Barren Valley: not a great name if you are a real estate agent trying to move some property in this area. But as I was following up on a tip to a secret chukar hunting spot, the name had a lot of promise. Janene was back in Boise working while I was taking some R & R from the Crappy Little House remodeling project. For five days I had been hunting and fishing in such well known places as Union, Harper, Juntura, and Riverside. I then took the Crowley Road south to what the BLM calls the “Owyhee Canyon Country” in SE Oregon to scout out a new area.
Once past the big crossroads of Crowley it was nothing but sagebrush until I got to the next big thing on the map, Clark Ranch. Not quite on par with Ben Cartwright’s Ponderosa. The roofing job on top of the travel trailer was innovative: a frame of wooden pallets covered with corrugated sheet metal. We might need to do that on our Crappy Little House someday.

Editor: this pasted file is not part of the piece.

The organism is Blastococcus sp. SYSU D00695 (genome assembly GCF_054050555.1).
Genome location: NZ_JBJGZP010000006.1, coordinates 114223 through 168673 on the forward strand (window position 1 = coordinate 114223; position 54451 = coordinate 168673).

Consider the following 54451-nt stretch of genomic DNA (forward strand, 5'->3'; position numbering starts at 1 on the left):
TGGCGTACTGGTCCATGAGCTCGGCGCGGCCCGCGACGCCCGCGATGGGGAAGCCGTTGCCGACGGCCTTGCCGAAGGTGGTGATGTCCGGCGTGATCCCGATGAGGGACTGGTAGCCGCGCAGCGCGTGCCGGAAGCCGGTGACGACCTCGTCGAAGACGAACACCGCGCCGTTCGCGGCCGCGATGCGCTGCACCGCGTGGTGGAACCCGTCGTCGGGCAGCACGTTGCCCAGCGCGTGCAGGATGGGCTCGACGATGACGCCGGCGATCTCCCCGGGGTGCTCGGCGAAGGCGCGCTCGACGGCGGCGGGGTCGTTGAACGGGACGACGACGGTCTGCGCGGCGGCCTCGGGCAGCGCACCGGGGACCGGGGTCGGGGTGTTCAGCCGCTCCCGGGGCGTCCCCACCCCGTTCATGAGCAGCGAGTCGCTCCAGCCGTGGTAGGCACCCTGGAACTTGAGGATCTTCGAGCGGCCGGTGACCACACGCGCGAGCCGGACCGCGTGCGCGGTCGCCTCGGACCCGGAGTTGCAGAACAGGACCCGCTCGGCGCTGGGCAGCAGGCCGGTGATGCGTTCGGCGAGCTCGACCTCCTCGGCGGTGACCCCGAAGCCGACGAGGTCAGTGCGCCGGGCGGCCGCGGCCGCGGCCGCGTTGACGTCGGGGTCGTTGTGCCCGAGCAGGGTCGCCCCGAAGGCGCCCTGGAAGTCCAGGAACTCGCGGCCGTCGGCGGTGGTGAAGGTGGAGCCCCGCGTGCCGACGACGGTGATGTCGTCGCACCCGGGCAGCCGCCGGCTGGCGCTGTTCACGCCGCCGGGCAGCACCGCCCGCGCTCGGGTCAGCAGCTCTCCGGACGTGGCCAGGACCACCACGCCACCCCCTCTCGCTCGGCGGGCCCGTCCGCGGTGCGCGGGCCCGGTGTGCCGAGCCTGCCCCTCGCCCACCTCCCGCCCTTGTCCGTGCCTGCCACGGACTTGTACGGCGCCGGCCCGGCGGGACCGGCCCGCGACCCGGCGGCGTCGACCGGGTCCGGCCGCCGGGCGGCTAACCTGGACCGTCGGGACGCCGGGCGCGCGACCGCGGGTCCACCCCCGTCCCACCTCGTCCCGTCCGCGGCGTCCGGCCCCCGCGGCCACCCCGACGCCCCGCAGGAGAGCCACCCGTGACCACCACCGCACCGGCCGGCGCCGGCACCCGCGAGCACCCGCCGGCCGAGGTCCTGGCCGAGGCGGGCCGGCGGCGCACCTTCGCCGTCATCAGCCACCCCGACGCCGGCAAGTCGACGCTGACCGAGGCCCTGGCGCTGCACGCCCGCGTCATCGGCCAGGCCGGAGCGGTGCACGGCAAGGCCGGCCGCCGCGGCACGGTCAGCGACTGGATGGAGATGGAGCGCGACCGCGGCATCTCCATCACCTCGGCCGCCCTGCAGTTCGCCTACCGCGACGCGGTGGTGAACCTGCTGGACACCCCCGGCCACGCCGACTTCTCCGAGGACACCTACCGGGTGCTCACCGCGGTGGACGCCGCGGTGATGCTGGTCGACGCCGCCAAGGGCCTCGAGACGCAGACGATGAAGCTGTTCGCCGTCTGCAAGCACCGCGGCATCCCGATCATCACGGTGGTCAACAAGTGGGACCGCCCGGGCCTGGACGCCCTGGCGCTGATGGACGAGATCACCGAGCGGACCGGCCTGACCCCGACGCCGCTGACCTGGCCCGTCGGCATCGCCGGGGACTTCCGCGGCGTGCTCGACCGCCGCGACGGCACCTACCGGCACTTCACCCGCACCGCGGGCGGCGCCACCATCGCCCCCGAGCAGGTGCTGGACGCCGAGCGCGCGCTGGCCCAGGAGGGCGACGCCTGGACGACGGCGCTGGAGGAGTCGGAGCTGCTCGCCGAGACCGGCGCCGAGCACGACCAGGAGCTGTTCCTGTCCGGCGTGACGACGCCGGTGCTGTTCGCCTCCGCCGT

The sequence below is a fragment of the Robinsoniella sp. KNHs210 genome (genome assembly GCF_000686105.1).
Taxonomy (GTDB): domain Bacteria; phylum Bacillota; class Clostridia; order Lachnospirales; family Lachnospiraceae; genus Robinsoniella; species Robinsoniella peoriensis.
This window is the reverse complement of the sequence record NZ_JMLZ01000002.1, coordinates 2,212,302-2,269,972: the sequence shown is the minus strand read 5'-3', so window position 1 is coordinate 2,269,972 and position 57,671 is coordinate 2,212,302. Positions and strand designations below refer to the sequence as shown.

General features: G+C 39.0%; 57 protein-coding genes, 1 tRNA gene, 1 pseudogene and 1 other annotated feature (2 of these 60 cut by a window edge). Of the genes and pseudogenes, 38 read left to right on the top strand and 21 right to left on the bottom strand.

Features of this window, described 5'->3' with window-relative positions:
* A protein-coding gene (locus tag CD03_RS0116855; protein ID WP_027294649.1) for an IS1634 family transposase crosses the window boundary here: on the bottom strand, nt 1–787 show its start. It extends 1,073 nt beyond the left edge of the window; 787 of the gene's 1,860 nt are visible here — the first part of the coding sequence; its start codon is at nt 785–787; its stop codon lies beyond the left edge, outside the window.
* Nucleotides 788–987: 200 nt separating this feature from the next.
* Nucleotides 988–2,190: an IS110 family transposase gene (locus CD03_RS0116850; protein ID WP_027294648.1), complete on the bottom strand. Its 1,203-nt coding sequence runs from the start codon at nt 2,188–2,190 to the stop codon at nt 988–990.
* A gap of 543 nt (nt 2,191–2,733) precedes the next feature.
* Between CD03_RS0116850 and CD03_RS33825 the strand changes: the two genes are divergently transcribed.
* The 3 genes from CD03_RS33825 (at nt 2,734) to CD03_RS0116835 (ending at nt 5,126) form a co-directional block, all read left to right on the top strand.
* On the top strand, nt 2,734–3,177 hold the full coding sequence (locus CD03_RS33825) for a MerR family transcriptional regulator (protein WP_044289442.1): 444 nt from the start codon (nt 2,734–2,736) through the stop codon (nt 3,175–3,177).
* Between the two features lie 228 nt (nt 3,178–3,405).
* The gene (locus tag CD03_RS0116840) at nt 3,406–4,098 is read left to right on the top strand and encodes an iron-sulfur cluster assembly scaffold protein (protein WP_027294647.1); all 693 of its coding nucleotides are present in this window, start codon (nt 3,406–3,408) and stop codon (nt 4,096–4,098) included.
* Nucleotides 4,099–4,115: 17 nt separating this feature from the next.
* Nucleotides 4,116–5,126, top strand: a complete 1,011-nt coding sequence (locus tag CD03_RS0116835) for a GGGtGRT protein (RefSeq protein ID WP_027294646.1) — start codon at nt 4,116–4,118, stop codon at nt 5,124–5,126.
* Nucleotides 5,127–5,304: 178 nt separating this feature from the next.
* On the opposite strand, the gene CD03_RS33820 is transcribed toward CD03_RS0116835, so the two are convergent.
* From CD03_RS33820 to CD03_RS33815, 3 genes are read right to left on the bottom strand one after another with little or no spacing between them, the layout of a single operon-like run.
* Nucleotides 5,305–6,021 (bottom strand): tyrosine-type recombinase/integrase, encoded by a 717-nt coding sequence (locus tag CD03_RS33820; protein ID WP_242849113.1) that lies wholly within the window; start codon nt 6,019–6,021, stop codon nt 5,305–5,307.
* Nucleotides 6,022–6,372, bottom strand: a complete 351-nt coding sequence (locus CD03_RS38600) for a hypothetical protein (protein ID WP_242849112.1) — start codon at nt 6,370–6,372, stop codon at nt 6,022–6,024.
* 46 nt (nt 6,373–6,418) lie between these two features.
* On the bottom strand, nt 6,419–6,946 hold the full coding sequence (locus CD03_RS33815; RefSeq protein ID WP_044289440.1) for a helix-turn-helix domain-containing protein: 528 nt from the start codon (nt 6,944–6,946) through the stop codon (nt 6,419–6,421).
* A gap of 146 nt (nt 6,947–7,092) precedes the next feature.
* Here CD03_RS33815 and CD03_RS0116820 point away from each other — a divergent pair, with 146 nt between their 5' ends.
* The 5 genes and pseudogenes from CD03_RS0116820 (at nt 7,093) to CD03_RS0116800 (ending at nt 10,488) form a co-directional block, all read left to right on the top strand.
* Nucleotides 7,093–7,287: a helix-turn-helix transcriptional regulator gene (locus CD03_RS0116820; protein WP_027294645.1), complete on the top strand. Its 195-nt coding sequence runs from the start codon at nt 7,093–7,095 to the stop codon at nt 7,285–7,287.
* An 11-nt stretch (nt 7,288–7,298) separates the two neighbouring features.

Moby’s towing insurance will pay for towing so long as Moby breaks down on a “maintained” road. Surely this Riverside-Crowley-Rome Road would count under that definition.
Darkness overtook so I made camp for the night. At least in Barren Valley it is not hard to find a level spot to park. Morning air temp: 15°F. And by the looks of the tracks a road grader had recently done some maintenance work so towing must be covered.
The morning sun lit up the snow on Steens Mountain 25 miles to the west.
From my morning campsite I spotted something big in the sage a few hundred yards away. As I drove closer I could see it was a Golden Eagle perched on a bigger sagebrush plant, but he flew off before I could get a photo. I guess he must have given up on finding a tree or cliff to roost on the night before.
In the past three days and forty-some miles on the main road I had seen a grand total of zero other vehicles or people. But now it was time to turn off onto the road less traveled.
The final two miles of road were definitely not part of any regular maintenance program. But at some point folks had at least pushed the big rocks out off to the side. Would my insurance company consider that as maintained?
OK, there really wasn’t a parking lot or a trail. But it was the end of the road.